ACL recovery without surgery

Woman is leaning over and holding her knee

ACL recovery without surgery

Woman is leaning over and holding her knee

Returning to daily activity or playing sport after an ACL injury does not need to depend on surgical intervention.

Anterior cruciate ligament (ACL) injuries are an extremely common and costly injury in the Australian general and sporting population.

I have long advocated for the benefits of a comprehensive non- operative management program to treat knee pain or post-ACL injury.

I have overseen thousands of ACL full-thickness tears managed without surgery, including patients who have returned to high-level pivoting, jumping and cutting tasks.

Yet in our sporting nation an ACL injury is often described as ‘career- or life-ending’, with treatment starting at the almost default position of seeking surgical opinion, followed by surgery.

Almost routinely, patients are offered surgical care to return to high-level activity and pivoting sports.

Often this is done in the absence of a shared decision-making process, with the injured person not being informed of other options, such as starting treatment with rehabilitation.

This concept, as well as the dire view of a patient or athlete who has suffered an ACL injury or meniscal tear, has been widely propagated in mass media and has affected populations both amateur and professional.

Current best research challenges these ingrained paradigms, highlighting the fact that ACL injuries and meniscal tears have the capacity to heal, depending on the case presentation.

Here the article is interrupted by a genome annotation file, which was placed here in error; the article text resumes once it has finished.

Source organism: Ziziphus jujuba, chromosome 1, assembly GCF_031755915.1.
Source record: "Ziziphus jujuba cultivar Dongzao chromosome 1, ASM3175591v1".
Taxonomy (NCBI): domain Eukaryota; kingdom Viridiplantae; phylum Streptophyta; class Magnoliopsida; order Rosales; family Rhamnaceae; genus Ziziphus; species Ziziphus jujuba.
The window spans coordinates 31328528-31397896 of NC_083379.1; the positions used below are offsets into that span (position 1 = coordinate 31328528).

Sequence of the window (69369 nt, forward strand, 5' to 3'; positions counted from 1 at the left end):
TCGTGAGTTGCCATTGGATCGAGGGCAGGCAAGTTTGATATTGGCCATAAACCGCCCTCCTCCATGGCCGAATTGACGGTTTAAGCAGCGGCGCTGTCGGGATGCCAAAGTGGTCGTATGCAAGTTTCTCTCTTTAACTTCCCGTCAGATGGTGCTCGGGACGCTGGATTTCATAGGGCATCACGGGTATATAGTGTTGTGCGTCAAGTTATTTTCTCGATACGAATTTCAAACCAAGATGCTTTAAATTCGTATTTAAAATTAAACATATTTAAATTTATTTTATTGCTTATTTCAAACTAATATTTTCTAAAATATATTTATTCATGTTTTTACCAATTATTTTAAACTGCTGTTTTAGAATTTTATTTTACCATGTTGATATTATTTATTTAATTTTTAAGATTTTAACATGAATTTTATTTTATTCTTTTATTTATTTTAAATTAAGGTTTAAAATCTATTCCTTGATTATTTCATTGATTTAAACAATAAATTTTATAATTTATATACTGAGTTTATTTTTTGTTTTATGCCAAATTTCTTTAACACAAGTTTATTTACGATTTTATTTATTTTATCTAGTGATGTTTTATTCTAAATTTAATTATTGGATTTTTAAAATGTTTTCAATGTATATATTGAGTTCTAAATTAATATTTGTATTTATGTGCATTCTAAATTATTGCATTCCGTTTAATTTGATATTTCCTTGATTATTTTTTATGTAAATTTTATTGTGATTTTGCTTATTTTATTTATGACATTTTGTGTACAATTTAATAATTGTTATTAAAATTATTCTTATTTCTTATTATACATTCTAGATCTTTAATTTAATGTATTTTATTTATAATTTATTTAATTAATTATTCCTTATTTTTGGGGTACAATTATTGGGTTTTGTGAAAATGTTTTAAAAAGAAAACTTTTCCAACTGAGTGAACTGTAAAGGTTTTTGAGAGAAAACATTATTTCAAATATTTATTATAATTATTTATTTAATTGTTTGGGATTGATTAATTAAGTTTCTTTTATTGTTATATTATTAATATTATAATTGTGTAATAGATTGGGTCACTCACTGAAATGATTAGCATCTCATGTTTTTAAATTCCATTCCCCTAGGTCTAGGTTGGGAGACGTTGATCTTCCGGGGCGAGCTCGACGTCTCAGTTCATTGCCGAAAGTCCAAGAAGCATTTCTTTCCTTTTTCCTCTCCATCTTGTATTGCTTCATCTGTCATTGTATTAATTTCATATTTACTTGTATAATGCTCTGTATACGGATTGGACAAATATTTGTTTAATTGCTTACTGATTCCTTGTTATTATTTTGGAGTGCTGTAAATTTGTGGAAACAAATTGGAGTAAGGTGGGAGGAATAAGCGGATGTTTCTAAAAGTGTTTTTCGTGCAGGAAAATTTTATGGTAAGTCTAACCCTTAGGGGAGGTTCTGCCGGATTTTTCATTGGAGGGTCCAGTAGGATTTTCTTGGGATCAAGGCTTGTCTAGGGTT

Physiotherapists have a long and proud history of connecting with our patients—emotionally and physically.

We’re probably at the pinnacle of physiotherapy in the world in Australia—we have physiotherapists leading in research, clinical services and teaching.

I feel very privileged to be a physiotherapist and proud to be able to use my skills to make a difference to someone who has been injured, either through sport or through daily activities.

Until the start of the COVID-19 pandemic, ACL injuries and reconstructions were on the rise worldwide and Australia had one of the highest rates of reconstruction in the world.

In 2020 and 2021, the rate of knee injuries and surgeries slowed for two pivotal reasons: the cancellation of organised sports and a pause on elective surgery.

Meanwhile, there was a rise in the availability of telehealth.

The online service either opened up or enabled the continuation of access to medical or allied health services without the risk of passing on the virus during treatment in a hospital or clinical setting.

Telehealth also removed barriers to treatment, such as distance, time and cost.

The inability to access treatment in a clinical setting pushed some people in the stay-at-home pandemic world to go online to seek information about a condition or access treatment.

This included discovering nonsurgical treatment options available for ACL injuries.

Recent research on large groups, from the paediatric general population to the elite level, has shown that people can cope well without ACL surgery as well as a growing awareness that ACLs can heal.

Kieran Richardson

Research informs practice.

Non-operative management of ACL injuries is low risk.